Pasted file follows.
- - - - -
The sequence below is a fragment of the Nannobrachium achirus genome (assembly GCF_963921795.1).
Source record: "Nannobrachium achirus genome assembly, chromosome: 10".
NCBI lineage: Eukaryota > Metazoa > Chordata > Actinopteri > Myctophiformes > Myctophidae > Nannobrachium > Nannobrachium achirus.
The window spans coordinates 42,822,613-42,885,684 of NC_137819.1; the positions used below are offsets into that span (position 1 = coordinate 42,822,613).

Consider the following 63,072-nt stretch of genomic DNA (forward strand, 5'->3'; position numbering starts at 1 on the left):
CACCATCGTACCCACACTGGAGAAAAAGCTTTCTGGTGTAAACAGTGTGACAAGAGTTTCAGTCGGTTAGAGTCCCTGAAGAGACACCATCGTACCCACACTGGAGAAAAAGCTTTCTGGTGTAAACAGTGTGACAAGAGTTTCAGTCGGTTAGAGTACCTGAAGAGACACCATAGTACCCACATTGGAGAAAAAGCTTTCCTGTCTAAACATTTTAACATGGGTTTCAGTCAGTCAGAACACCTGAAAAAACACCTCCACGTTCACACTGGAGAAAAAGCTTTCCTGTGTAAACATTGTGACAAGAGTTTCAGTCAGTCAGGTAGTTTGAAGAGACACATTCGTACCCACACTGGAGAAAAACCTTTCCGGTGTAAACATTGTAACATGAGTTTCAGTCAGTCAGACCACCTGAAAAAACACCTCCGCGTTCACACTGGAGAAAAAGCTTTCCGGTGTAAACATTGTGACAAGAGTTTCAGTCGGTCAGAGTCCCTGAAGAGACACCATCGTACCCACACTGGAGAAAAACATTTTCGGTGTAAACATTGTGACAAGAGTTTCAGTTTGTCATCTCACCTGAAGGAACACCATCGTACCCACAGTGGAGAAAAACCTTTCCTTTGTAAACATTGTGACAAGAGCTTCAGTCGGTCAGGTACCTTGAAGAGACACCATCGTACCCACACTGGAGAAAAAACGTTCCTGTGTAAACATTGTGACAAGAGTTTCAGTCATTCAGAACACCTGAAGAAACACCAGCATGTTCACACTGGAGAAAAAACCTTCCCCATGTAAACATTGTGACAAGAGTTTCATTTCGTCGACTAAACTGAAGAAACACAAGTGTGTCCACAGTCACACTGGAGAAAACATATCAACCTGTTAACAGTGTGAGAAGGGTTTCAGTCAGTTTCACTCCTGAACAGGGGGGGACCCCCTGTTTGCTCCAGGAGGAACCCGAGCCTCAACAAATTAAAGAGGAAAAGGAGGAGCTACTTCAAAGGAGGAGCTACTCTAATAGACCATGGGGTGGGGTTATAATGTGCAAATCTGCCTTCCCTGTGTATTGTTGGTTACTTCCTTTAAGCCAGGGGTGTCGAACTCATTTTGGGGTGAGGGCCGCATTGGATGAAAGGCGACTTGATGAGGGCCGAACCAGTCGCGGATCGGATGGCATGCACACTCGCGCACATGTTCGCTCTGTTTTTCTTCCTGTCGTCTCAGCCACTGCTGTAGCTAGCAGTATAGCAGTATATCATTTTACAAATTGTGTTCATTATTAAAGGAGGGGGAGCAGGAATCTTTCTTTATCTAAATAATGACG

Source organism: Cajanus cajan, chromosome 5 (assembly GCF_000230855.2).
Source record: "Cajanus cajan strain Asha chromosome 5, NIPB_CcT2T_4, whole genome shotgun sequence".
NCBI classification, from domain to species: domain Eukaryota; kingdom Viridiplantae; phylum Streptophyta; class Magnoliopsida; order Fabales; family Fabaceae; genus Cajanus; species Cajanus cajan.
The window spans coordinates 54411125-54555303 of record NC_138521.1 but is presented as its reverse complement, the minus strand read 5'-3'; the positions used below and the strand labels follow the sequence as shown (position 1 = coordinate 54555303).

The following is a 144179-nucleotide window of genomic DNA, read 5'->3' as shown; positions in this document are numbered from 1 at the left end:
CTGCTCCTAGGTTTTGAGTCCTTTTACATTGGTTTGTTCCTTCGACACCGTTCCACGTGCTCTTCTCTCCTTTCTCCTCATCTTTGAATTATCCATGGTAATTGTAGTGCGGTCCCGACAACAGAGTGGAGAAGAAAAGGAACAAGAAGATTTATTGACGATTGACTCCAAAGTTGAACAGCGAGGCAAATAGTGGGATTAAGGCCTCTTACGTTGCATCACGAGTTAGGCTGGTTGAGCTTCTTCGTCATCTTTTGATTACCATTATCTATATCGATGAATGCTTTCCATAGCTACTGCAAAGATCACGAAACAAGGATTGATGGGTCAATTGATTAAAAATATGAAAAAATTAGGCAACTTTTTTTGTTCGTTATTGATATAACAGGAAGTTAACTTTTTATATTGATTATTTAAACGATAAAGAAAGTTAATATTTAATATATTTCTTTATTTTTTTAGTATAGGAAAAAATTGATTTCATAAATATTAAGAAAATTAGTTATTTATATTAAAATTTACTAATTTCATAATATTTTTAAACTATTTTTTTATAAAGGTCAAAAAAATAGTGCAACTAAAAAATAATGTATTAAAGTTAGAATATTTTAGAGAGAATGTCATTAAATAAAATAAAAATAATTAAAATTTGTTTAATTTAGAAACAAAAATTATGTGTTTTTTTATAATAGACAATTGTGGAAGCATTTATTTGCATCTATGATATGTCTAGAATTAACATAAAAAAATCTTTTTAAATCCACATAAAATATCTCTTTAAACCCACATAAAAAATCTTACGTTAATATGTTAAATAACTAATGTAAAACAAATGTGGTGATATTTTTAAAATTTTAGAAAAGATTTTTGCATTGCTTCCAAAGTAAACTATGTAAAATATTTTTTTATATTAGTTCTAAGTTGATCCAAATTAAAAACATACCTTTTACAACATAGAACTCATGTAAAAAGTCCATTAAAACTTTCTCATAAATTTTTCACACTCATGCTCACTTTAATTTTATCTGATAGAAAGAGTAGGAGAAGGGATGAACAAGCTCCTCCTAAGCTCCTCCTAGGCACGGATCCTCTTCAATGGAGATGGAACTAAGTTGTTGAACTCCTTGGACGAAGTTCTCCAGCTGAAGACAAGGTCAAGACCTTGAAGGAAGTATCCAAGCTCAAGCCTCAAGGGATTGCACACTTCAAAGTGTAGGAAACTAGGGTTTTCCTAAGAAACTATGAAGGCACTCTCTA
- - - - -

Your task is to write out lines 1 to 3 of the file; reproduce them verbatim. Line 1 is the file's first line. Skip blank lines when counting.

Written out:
The sequence below is a fragment of the Nannobrachium achirus genome (assembly GCF_963921795.1).
Source record: "Nannobrachium achirus genome assembly, chromosome: 10".
NCBI lineage: Eukaryota > Metazoa > Chordata > Actinopteri > Myctophiformes > Myctophidae > Nannobrachium > Nannobrachium achirus.